During each half-hour segment, Ross would instruct viewers in the quick, wet on wet oil painting technique, painting a scene without sketching it first, but creating the image directly from his imagination, in real time. He explained his limited paint palette, deconstructing the process into simple steps.

Art critic Mira Schor compared Ross to Fred Rogers, host of Mister Rogers’ Neighborhood, noting that Ross’s soft voice and the slow pace of his speech were similar.

With help from Annette and Walt Kowalski, Ross used his television show to promote a line of art supplies and class recordings, building what would become a $15 million business – Bob Ross Inc. – which would ultimately expand to include classes taught by other artists trained in his methods. Following Ross’s death, ownership of the company was passed to the Kowalskis.

Ross also filmed wildlife, squirrels in particular, usually in his garden, and he would often take in injured or abandoned squirrels and other animals. Small animals often appeared on his Joy of Painting canvasses.

A few interesting facts about Bob Ross:

  • Ross was noted for his permed hair, which he ultimately disliked but kept after he had integrated it into the company logo.
  • Ross’ calm on air personality was directly attributed to his time in the USAF: having held military positions that required him to act tough and mean, “the guy who makes you scrub the latrine, the guy who makes you make your bed, the guy who screams at you for being late to work,” Ross decided he wouldn’t raise his voice when he left the military.
  • Ross’ quick painting style was formed while serving… the short breaks he was allotted while on duty pushed him to create his paintings swiftly.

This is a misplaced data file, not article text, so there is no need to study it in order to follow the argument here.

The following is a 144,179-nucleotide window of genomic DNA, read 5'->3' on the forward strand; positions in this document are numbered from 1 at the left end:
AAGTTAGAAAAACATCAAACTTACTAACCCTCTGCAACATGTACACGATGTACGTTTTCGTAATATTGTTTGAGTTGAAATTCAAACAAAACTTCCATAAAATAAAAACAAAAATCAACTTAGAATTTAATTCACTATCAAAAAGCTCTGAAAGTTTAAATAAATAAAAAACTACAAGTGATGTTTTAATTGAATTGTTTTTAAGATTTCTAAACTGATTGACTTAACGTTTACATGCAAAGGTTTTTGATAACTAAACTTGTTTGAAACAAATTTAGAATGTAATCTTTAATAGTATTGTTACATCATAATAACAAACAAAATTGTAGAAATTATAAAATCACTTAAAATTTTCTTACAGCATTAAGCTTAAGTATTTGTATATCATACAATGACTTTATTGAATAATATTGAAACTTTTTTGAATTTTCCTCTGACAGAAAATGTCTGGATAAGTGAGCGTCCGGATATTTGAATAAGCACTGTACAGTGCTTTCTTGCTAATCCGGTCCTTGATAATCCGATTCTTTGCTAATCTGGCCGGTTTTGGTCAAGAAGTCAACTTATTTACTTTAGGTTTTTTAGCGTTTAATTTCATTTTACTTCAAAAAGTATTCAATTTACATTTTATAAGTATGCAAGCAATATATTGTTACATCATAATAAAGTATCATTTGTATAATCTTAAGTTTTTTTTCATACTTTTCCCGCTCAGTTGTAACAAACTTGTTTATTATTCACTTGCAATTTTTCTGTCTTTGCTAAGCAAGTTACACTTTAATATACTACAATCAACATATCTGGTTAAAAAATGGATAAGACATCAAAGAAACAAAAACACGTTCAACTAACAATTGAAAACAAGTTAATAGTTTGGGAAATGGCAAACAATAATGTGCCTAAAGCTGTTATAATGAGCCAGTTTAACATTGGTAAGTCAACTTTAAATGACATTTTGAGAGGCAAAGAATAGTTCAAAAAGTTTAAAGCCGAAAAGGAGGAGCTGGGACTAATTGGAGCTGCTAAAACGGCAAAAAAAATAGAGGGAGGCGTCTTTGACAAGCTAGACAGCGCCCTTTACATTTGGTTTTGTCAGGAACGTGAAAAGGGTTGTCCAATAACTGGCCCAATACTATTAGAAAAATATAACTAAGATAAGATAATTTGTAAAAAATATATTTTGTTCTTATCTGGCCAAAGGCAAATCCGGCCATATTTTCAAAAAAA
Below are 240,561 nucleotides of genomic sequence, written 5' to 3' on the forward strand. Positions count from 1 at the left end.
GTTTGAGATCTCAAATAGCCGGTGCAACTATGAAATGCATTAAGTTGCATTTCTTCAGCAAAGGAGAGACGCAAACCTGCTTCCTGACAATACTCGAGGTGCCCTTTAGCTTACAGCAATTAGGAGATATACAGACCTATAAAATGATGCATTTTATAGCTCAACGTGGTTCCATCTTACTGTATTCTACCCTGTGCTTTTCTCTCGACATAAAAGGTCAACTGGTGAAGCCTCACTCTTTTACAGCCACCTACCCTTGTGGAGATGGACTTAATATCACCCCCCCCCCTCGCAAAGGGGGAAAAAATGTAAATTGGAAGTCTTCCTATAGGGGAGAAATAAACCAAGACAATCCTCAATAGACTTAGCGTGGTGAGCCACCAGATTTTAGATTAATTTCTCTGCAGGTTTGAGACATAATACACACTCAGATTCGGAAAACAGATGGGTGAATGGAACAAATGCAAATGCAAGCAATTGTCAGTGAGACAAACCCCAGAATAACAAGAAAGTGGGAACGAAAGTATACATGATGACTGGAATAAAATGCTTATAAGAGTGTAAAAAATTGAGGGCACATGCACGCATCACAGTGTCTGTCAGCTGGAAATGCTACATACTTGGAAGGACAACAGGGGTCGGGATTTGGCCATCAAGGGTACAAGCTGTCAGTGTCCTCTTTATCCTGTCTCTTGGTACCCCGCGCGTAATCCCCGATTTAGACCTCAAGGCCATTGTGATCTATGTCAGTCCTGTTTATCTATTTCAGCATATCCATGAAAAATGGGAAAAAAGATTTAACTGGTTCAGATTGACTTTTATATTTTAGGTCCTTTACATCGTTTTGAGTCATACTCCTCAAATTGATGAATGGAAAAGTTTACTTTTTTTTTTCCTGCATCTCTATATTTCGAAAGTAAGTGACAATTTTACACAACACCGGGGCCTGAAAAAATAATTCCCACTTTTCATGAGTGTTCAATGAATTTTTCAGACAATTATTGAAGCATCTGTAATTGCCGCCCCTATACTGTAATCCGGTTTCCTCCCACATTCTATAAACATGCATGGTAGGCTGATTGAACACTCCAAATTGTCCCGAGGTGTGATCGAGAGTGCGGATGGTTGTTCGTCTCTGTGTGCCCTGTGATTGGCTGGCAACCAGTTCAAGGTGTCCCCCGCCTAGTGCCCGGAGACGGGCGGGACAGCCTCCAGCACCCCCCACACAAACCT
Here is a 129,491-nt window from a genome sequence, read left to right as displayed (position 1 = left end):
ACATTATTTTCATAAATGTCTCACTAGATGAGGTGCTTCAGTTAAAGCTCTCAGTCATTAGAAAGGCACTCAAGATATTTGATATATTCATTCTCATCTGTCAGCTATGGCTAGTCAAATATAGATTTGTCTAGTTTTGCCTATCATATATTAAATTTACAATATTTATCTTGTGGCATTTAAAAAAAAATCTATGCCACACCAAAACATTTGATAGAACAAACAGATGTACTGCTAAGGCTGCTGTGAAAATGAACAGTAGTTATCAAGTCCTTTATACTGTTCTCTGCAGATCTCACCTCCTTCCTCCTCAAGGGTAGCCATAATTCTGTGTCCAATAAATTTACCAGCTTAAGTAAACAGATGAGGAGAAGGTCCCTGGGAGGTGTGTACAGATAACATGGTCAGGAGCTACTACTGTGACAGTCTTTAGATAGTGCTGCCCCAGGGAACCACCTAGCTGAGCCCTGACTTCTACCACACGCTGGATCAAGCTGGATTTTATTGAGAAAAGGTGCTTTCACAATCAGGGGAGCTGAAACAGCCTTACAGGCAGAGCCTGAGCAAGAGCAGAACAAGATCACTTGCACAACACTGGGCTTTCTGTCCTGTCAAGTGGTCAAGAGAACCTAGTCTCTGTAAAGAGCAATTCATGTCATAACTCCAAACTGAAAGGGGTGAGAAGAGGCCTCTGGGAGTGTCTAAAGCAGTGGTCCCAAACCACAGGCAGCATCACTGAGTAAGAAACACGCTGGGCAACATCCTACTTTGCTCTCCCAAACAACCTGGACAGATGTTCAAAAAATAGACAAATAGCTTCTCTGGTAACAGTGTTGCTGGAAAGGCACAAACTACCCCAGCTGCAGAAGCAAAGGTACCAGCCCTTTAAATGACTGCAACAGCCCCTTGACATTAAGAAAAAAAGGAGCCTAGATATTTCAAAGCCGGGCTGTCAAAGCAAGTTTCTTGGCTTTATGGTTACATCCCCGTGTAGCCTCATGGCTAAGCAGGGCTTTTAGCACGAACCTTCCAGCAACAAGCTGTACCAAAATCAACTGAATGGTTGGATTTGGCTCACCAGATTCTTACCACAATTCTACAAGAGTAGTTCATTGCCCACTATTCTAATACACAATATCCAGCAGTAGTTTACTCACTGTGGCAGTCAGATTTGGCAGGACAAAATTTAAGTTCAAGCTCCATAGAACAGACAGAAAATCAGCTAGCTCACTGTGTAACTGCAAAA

• Being born and raised in Central Florida, Ross’ first introduction to snow and mountains came while stationed at Eielson Air Force Base in Alaska.
  • Ross used a wet-on-wet oil painting technique of painting over a thin base layer of wet paint. The painting could progress without first drying. The technique used a limited selection of tools and colors that didn’t require a large investments in expensive equipment. Ross frequently recommended odorless paint thinner (odorless mineral spirits) for brush cleaning.
  • Combining the wet painting method with the use of large one- and two-inch brushes, as well as painting knives, allowed Ross to quickly complete a landscape scene.
  • Ross painted three versions of almost every painting featured on his show. The first was painted prior to taping and sat on an easel off-camera during filming, where Ross used it as a reference to create the second copy which viewers actually watched him paint. After filming the episode, he painted a more detailed version for inclusion in his instructional books. The versions were each marked on the side or back of the canvas: “Kowalski” for the initial version, “tv” for the version painted during the TV show and “book” for the book version.
  • Ross died at the age of 52 on July 4, 1995 due to complications from lymphoma. His remains are interred at Woodlawn Memorial Park in Gotha, Florida under a plaque marked “Bob Ross; Television Artist”. Ross kept his diagnosis a secret from the general public; his lymphoma was not known outside of his circle of family and friends until after his death

Bob Ross… another celebrity who—not only served his country prior to fame and fortune—but whose time in service also helped mold him into the celebrity he became!

Happy Angel Birthday, Bob Ross.  And thank you for your service!